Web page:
Many thousands of people in Australia have hep C but don’t’ know they have it. This may be because people don’t understand how hep C is transmitted or because usually there are no obvious signs when a person first comes in contact with the virus. It is important to know if you have hep C because there is a cure. Treatment for hep C is easy to access, safe to take and can cure the virus in around 95% of cases.
The only way to find out if you have hep C is by a blood test. It can take up to 3 months after coming in contact with hep C for it to show up in a blood test. This is known as the window period.
This Saturday, July 28th is World Hepatitis Awareness Day. Do you need a test?
Testing for hep C is easy, but who should get tested?
The hep C virus is found in blood. Blood containing the virus must enter the bloodstream of another person for transmission to take place. This is called blood-to-blood contact. Anyone who has had blood-to-blood contact with another person should get tested, especially;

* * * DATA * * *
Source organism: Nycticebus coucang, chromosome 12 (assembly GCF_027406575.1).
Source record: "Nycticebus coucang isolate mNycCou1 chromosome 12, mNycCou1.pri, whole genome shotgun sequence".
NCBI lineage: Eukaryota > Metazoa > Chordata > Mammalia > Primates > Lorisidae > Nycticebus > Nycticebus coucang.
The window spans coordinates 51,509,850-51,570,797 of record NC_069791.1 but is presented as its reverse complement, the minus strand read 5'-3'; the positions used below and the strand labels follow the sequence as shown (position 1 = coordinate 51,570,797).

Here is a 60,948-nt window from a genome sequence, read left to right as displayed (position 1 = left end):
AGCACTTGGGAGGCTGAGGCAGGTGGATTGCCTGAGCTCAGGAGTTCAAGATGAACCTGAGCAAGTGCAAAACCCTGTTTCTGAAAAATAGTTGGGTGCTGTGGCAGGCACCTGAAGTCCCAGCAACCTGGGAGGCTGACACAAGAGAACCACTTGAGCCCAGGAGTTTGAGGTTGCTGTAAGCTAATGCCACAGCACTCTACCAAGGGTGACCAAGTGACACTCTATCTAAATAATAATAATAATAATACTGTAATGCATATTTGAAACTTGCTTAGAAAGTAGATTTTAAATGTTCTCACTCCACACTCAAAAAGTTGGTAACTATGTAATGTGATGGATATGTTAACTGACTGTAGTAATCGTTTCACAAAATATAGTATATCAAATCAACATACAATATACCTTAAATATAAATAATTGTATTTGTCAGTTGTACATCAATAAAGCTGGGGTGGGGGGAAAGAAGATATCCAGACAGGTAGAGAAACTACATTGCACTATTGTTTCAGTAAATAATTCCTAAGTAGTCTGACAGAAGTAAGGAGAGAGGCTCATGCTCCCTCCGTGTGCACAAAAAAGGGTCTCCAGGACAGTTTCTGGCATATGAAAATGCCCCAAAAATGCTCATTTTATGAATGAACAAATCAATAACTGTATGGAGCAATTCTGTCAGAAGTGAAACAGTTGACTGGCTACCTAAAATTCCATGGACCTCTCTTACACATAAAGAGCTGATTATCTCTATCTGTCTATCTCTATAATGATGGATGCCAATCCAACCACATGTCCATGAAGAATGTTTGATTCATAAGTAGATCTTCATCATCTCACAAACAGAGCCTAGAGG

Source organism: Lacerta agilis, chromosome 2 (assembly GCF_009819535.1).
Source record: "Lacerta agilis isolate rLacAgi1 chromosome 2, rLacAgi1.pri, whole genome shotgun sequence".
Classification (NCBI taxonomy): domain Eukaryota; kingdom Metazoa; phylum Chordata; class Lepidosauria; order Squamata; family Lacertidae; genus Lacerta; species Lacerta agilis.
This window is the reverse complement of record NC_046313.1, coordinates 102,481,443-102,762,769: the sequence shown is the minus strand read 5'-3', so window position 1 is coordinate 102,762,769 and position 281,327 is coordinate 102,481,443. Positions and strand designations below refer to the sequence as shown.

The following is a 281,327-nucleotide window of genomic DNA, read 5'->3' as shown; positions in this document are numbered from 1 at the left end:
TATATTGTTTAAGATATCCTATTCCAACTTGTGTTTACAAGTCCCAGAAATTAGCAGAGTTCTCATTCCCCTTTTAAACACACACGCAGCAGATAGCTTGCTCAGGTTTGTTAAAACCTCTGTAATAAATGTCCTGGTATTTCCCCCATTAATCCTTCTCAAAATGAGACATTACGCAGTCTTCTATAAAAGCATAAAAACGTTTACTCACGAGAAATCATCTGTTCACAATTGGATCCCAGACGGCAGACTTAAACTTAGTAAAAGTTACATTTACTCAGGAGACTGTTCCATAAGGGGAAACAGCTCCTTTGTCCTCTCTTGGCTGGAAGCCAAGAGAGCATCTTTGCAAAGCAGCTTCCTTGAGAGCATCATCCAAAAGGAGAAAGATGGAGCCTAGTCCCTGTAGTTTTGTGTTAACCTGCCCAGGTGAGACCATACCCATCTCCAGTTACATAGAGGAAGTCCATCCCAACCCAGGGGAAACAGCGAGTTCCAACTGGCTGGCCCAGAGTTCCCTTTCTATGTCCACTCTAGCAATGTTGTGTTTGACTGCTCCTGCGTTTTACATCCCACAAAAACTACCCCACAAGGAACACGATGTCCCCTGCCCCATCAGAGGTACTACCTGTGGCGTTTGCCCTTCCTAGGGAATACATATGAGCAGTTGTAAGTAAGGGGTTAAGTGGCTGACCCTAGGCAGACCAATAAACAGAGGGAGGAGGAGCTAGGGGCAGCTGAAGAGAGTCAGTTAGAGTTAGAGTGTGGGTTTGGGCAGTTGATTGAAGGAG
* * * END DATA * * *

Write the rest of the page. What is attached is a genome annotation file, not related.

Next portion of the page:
- People who have injected drugs or steroids, particularly if they have shared injecting equipment with others;
- People who have ever been in prison;
- People who have had an unsterile tattoo or body piercing;
- People who have had a needle-stick injury;
- People who have had blood transfusions, blood products or organ transplant in some overseas countries
What does testing involve?
To test for hep
If your first test is negative this means you do not have
Ok so I want a test, but where do I go?
If you would like to check if you have hep
If you would like to book a hep C blood test or access more information call the Hepatitis Helpline – (08) 9328 8538 (metro), 1800 800 070 (Country)